Workington Floods Reveal the Benefits of Geogrid Stiffness
Ian Fraser, Director of Application Technology at Tensar International, looks at the latest lessons learned from the flood-hit Workington Bridge project.
Rarely has a disaster like the Cumbrian floods demonstrated with more clarity the benefit of designing working platforms and bridge abutments to tested performance specifications, as opposed to slavishly following accepted, but often much less efficient, design norms.
The case in point is the installation of the temporary bridge crossing the River Derwent at Workington, Cumbria, after a late 2009 flood isolated the two sides of the town. In a project designed and led by the Royal Engineers’ Captain Caroline Livesey, a replacement was in place in just 13 days.
The installation was based on a temporary working platform and bridge abutments, constructed from HA Type 1 sub-base aggregate mechanically stabilised by TriAx® geogrid layers. This provided the load bearing base carrying all the associated plant for deploying the whole 52 metre span of the bridge, without requiring excavation of the wet topsoil, thereby saving time and materials.
Craig Roberts, Tensar’s Area Civil Engineer, designed the supporting geogrid structures. The design was based on the improved layer stiffness resulting from the mechanical stabilisation of the aggregate due to the interlocking and confinement provided by the TriAx® geogrids. Full third party testing programmes had shown that load bearing structures could be achieved with significant savings in aggregate compared to the default design approach based on tensile strength, which is more appropriate to geotextiles. The bridge deployment was a well-deserved success for the Army engineers.
After 15 months and with repairs to one of the damaged road bridges completed, the temporary bridge was removed. Captain Livesey published a paper on the project in the ICE’s publication Civil Engineering*, which gave the opportunity of examining geogrid performance in an actual application by a third party.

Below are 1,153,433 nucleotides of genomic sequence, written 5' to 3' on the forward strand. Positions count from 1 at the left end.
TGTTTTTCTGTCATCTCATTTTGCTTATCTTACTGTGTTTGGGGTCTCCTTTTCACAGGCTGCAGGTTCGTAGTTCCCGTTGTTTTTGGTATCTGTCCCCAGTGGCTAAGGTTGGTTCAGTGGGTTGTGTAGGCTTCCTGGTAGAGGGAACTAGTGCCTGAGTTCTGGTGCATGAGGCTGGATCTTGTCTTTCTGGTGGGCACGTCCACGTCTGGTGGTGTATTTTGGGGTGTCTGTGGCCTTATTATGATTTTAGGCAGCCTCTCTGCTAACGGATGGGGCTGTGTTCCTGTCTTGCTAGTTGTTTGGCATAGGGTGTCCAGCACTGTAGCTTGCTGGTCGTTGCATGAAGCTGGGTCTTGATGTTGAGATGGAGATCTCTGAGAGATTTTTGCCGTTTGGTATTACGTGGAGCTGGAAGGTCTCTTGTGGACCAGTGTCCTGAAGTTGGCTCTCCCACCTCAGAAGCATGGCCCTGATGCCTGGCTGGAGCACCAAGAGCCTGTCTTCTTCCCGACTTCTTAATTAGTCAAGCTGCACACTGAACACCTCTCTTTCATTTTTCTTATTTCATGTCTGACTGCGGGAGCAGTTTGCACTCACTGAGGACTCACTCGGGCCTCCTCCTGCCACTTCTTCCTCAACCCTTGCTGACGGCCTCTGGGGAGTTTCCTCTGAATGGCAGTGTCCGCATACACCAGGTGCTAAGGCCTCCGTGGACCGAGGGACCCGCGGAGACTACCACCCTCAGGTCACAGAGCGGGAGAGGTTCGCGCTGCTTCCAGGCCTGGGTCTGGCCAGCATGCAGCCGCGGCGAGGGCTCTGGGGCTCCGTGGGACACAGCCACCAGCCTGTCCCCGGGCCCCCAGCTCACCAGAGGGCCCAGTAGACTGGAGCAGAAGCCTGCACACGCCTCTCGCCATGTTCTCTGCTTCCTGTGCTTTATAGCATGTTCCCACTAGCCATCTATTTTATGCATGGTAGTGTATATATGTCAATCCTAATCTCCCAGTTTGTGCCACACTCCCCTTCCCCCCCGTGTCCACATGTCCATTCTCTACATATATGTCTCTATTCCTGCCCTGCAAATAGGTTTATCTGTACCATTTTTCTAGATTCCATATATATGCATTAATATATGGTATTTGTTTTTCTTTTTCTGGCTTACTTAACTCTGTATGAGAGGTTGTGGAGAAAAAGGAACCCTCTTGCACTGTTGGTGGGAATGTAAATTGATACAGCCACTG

Captain Livesey commented (reproduced courtesy of the ICE): ‘”The platform performed very well throughout the life of the bridge. During the construction phase there was very little deformation observed despite heavy point loads, and extensive trafficking from plant.
“Of particular note was the abutment area. During construction the maximum temporary loading conditions were not reached as the bridge landed on the north bank rollers before the centre of gravity had moved forward of the southern abutment rollers. However, no movement was recorded.
“Numerous surveys were then conducted during the life of the bridge and just before its recovery. Only 5 mm settlement was noted in the abutments during the 15-month life of the bridge.”’
These observations demonstrate the importance of relying on design methodologies derived from empirical data drawn from appropriately comprehensive performance trial programmes. By using state of the art design methods based on such data, civil engineers are reducing the cost and enhancing available sustainability benefits.
*(Civil Engineering 164 May 2011; Pages 81–87; Paper 1000023).